OPINION: Managing Dysphagia and Nutritional Pathways

Emily Stuart, registered dietician with apetito, talks about how to cater to and manage dysphagia

Dysphagia is the clinical term for swallowing problems and can be linked to both eating and/or drinking. Issues with swallowing can be seen in various stages of the swallow including the positioning of food in the mouth, chewing, moving food around the mouth, sucking, or in the general overall process of swallowing.

Dysphagia is a complex condition that is secondary to numerous primary conditions, including but not limited to:


  • Neurological conditions such as strokes, multiple sclerosis, motor neuron disease, parkinson’s disease, dementia and head injuries
  • Head and neck cancers or when radiotherapy treatment has led to swelling or soreness in the oesophagus which has impacted the swallow
  • Intubation or insertion of a tracheostomy on the Intensive Care Unit (ICU)
  • Cardiopulmonary disorders such as Chronic Obstructive Pulmonary Disease (COPD)
  • Autoimmune disorders: HIV, lupus, and rheumatoid arthritis
  • Ageing, gastroesophageal reflux disease (GORD) and learning difficulties



Dysphagia can be seen in both adult and paediatric populations in care homes and hospital settings. It is prevalent among certain groups of people (up to 78% of stroke residents, 80% of residents with head and neck cancer and up to 57% of people living with dementia) (2,3,4).

Dysphagia can have significant clinical implications on the individual and can lead to malnutrition, dehydration, impaired quality of life, choking, aspiration, pneumonia and in severe cases, death.

When we consider the wide range of conditions affecting people of all ages that can lead to dysphagia, we can see why it is so prevalent in care homes. It is a condition that will need to be managed in collaboration between clinical and care home settings up and down the country working closely with catering teams.

Dysphagia meal provision is likely to be a core part of any care home needs. Textured-modified (TM) foods are one of the treatments available for managing and provision of the correct and most appropriate TM meals can provide a resident with a safe meal when they are clinically vulnerable and can promote resident-centred care and support their recovery by delivering vital nutrition.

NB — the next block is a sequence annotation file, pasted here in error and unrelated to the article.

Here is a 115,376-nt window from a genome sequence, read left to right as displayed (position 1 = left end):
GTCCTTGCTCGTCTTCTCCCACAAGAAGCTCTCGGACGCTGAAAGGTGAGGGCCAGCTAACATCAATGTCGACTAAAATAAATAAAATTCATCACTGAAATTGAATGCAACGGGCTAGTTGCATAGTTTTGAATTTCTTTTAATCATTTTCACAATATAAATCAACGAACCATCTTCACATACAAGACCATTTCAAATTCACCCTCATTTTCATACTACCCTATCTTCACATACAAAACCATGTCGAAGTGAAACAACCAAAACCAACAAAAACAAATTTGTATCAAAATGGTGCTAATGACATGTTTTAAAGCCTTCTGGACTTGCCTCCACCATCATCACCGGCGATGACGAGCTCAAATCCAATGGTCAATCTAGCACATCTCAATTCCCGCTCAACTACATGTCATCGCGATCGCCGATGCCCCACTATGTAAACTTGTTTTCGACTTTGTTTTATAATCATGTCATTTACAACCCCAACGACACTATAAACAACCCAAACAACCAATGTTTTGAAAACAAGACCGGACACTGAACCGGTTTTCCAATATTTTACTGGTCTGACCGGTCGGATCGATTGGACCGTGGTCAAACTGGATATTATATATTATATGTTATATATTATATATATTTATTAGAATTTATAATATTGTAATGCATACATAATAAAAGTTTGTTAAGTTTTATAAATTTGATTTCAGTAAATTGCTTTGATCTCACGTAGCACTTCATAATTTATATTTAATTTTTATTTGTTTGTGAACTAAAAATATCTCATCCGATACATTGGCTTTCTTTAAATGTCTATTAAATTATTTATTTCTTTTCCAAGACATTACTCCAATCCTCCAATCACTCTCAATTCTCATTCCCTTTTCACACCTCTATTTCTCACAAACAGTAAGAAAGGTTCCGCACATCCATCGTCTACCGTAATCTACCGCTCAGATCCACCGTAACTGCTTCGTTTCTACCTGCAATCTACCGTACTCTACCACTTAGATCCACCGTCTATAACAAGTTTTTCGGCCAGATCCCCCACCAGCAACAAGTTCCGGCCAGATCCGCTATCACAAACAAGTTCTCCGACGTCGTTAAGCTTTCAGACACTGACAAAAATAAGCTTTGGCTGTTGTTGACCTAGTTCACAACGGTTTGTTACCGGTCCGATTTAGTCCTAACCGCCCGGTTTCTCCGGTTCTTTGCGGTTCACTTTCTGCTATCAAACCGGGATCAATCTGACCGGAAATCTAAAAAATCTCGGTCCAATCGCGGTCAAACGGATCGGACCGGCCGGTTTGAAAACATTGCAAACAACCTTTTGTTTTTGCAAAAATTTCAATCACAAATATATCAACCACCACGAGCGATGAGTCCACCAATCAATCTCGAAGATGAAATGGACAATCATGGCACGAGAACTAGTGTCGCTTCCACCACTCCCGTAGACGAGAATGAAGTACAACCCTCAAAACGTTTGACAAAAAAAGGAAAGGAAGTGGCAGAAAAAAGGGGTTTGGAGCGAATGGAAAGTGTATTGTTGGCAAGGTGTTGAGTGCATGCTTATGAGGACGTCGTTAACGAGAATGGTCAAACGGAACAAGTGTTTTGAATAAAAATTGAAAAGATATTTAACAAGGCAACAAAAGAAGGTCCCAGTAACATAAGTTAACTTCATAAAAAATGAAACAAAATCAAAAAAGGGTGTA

IDDSI Framework & the role of TM food

Standardisation of TM food and fluids is assessed against the International Dysphagia Diet Standardisation Initiative (IDDSI) Framework, which replaced the old ‘National Descriptors’ in 2019. The purpose of the framework is to promote common (international) terminology to describe food and fluid thickness levels and to define testing methods that can be done by anyone using standard kitchen equipment such as a spoon or fork. To describe food thickness, the following definitions apply:


  • Level 3/Liquidised
  • Level 4/Puréed
  • Level 5/Minced & Moist
  • Level 6/Soft & Bite Sized
  • Level 7/Easy to Chew

When considering the provision of TM food for residents with dysphagia; safety and assurance, choice and variety, cost, and nutrition are all key elements that need to be considered. Care home caterers have an important role to play in not only providing residents with the correct meal but in endeavouring to speak positively about TM food to those people who are living with dysphagia.

apetito has an extensive range of meals suitable for use in care homes.  We provide products in levels 3, 4, 5 and 6, and we also have a range of products that are tested against the criteria for Level 7 Easy to Chew. Each of our TM product ranges have options that meet the British Dietetic Association (BDA) criteria for energy dense (ED) and are designed to be higher in calories to support the nutritional needs of residents with dysphagia who are at risk of malnutrition or are already malnourished.

All apetito’s products comply with the BDA Nutrition and Hydration Digest (7), and we have a variety of tasty options from classics such as roast dinners, to curries and desserts.  

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